• Wills in Ontario Page 4 of 27 Introduction You’ve heard it many times. You need a Will! But what is a Will and why do you need one? What legal surprises (and headaches) await your loved ones if you don’t have one? Is a lawyer required to draft or witness a Will? What is a ―Living Will? Is that a Will too? What about International Wills? What are some of the standard clauses that you’ll find in a Will? These and other questions are common, but not always answered. Sometimes, a lack or absence of communication can result in costly mistakes and even litigation. This DL Guide will help shed some valuable insight into these and other questions that may come to mind when you’re getting serious about dealing with Wills in Ontario. Remember: if you’re looking for an Ontario lawyer to help, you can make a post on Dynamic Lawyers. We have Toronto, Ottawa, Hamilton, Brampton and other Ontario lawyers registered. What is a Will? A Will (also referred to as a ―Last Will and Testament‖) is a legal document that basically provides instructions as to how your remaining assets and liabilities are to be dealt with. It also provides for instructions as to who will be the ―Estate Trustee‖ responsible for administering your final wishes and identifying who your beneficiaries will be. Finally, a Will can allow you to appoint a ―Custodian‖ for your minor children or dependants and ―Guardian‖ of their property. According to section 1(1) of the Succession Law Reform Act, R.S.O. 1990, c. S.26, a Will also includes a ―Codicil‖, which is a document that cancels certain parts of your Will or adds new parts to it and which must be read together with your Will as one document. A person who makes and signs a valid Will is referred to as a ―Testator‖ (for a man) or ―Testatrix‖ (for a woman). When you die in Ontario, your assets are pooled together into something called an ―Estate‖. An Estate Trustee is appointed in the Will (and a substitute is usually appointed in case the primary estate trustee is unwilling or unable to perform his or her duties) and must: administer the Will by paying out liabilities (e.g. taxes owed, funeral expenses, creditors, etc.); manage remaining assets (e.g. selling them, gifting them, investing them, etc.); and distribute the residue of the estate (i.e. the remaining funds after everything else is taken care of) to the beneficiaries designated under the Will. Michael Carabash, B.A., LL.B., J.D., M.B.A. michael@carabashlaw.com Need an Ontario Lawyer? Make a Post. Get FREE Quotes! www.DynamicLawyers.com
  • The full DL Guide is available for FREE with the purchase of a Legal Form. Michael Carabash, B.A., LL.B., J.D., M.B.A. michael@carabashlaw.com Need an Ontario Lawyer? Make a Post. Get FREE Quotes! www.DynamicLawyers.com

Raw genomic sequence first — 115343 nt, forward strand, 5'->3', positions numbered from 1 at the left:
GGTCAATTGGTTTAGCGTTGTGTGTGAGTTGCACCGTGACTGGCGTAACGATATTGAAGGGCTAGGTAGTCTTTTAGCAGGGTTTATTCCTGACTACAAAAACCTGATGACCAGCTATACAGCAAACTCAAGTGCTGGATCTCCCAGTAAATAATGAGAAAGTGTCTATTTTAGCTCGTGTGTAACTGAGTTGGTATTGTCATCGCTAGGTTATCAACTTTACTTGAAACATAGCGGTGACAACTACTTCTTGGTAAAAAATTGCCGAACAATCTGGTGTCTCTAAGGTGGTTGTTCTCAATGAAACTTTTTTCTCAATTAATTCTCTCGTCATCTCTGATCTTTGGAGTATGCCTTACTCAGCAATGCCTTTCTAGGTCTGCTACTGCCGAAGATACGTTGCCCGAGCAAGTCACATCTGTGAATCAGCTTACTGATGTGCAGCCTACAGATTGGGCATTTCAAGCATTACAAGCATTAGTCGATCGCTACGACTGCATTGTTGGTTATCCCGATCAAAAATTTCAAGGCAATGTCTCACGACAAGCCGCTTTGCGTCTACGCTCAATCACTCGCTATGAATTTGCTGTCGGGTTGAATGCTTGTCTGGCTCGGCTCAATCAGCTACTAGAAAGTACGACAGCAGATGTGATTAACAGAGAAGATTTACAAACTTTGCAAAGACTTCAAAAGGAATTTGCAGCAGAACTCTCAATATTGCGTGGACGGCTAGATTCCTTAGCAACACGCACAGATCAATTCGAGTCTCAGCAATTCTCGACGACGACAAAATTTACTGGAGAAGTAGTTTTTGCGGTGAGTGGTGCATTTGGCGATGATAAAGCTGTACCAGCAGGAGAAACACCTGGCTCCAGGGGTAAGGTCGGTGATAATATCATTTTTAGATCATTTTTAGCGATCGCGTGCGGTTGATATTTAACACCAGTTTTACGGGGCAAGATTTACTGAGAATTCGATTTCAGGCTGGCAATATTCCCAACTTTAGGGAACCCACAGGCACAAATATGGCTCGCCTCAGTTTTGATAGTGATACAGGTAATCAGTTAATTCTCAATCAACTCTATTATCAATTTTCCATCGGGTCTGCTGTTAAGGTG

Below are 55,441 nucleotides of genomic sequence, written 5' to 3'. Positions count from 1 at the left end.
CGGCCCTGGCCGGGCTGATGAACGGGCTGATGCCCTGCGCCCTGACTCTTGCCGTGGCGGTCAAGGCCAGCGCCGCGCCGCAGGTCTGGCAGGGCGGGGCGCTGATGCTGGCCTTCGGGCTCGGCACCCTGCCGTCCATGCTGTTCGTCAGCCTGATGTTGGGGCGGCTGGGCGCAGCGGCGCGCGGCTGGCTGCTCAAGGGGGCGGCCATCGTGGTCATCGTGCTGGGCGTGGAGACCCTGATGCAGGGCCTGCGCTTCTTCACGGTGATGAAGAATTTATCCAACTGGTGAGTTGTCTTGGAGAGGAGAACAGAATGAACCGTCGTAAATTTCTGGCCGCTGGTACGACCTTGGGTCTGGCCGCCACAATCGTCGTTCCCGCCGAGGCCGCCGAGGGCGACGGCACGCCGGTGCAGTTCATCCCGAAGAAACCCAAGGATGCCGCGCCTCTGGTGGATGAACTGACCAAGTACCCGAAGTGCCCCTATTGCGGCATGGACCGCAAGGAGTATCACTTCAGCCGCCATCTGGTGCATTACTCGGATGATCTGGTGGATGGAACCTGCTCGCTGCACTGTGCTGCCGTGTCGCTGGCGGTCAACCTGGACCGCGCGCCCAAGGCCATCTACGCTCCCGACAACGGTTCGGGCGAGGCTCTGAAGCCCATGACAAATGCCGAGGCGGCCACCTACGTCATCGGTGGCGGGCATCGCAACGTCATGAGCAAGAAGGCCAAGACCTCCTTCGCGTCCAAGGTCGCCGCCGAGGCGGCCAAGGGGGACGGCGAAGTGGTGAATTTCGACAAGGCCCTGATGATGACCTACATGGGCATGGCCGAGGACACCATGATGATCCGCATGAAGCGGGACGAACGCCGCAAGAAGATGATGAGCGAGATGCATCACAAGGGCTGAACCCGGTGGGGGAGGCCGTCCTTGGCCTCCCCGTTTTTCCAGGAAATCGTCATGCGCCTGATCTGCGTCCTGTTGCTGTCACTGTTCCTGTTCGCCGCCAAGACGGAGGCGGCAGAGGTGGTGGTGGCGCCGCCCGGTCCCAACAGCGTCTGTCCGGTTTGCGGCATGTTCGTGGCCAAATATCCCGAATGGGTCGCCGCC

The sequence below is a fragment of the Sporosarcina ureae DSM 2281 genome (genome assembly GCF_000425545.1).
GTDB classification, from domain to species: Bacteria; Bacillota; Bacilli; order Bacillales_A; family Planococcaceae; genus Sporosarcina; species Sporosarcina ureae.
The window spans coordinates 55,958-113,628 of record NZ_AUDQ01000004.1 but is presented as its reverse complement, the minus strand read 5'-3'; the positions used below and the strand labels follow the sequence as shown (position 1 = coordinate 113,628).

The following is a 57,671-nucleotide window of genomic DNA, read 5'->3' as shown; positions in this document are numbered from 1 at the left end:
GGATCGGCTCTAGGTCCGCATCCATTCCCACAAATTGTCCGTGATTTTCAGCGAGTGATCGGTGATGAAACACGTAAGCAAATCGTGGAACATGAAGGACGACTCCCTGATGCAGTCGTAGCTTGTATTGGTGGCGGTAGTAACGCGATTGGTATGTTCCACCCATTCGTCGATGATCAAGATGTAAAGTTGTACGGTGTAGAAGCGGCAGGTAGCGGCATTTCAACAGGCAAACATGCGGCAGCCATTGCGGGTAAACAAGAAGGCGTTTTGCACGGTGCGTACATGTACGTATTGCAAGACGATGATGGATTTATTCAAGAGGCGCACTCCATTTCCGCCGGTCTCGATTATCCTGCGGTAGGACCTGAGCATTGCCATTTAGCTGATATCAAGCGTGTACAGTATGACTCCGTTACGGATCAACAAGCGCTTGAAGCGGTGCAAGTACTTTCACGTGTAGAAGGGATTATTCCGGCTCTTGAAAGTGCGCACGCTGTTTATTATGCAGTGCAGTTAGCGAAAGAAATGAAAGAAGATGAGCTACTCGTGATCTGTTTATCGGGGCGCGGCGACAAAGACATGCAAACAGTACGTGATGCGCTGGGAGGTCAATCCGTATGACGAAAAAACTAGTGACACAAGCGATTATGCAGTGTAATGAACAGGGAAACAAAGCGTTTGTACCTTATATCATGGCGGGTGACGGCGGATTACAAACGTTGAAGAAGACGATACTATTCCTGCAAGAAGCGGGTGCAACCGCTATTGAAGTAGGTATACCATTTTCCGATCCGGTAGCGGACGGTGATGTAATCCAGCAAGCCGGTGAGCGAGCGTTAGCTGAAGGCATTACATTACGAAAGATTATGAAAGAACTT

• Wills in Ontario Page 8 of 27 What happens if I die without a Will? In Ontario, if you die WITHOUT a Will, then someone will need to apply to the relevant court to be appointed the Estate Trustee. This application is made in the court office for the area (e.g. county, district, region, or metropolitan municipality) in which the deceased resided at the date of death. In Toronto, for example, the appropriate court is the Estates Court office located at 393 University Avenue, 10th floor, 416- 326-4230 (otherwise, you make an application to the Ontario Superior Court of Justice). Applications for Certificates of Appointment of Estate Trustee are processed by Ministry of the Attorney General court staff. They perform the duties of an estate registrar in the Civil Office of the Superior Court of Justice. These duties are prescribed by law. Staff must review each application to confirm that the application and all accompanying documents are complete and comply with the Ontario Rules of Civil Procedure (the rules of court) and other applicable legislation. Section 74.05 of those Rules require that an Application for a Certificate of Appointment of Estate Trustee without a Will (Form 74.14 or 74.15) be accompanied by: 1. An affidavit (Form 74.16) attesting that notice of the application (Form 74.17) has been served on all persons entitled to share in the distribution of the estate (including special ways to serve minors under 18 years old and mentally incapable persons). 2. A renunciation (Form 74.18) from every person who is entitled in priority to be named as estate trustee and who has not joined in the application. 3. A consent to the applicant’s appointment (Form 74.19) by persons who are entitled to share in the distribution of the estate and who together have a majority interest in the value of the assets of the estate at the date of death; 4. The security required by the Estates Act; and 5. Any other additional material which the court may direct (e.g. affidavit dispensing with bond, Draft Order Dispensing with bond, Draft Certificate, affidavits concerning value of estate, etc.). If court staff have concerns about the application or accompanying materials, the application must be referred to a judge for direction. The judge may require further materials to be filed or steps taken by the personal representative in relation to the application. The Ministry strives to process certificates of appointment of estate trustee with or without a will within 15 days after the application and accompanying materials are complete and judicial direction, if required, has been obtained. If a Certificate of Appointment of Estate Trustee Without a Will is issued, it will be in Form 74.20. Be sure to consult a lawyer if you need one! Michael Carabash, B.A., LL.B., J.D., M.B.A. michael@carabashlaw.com Need an Ontario Lawyer? Make a Post. Get FREE Quotes! www.DynamicLawyers.com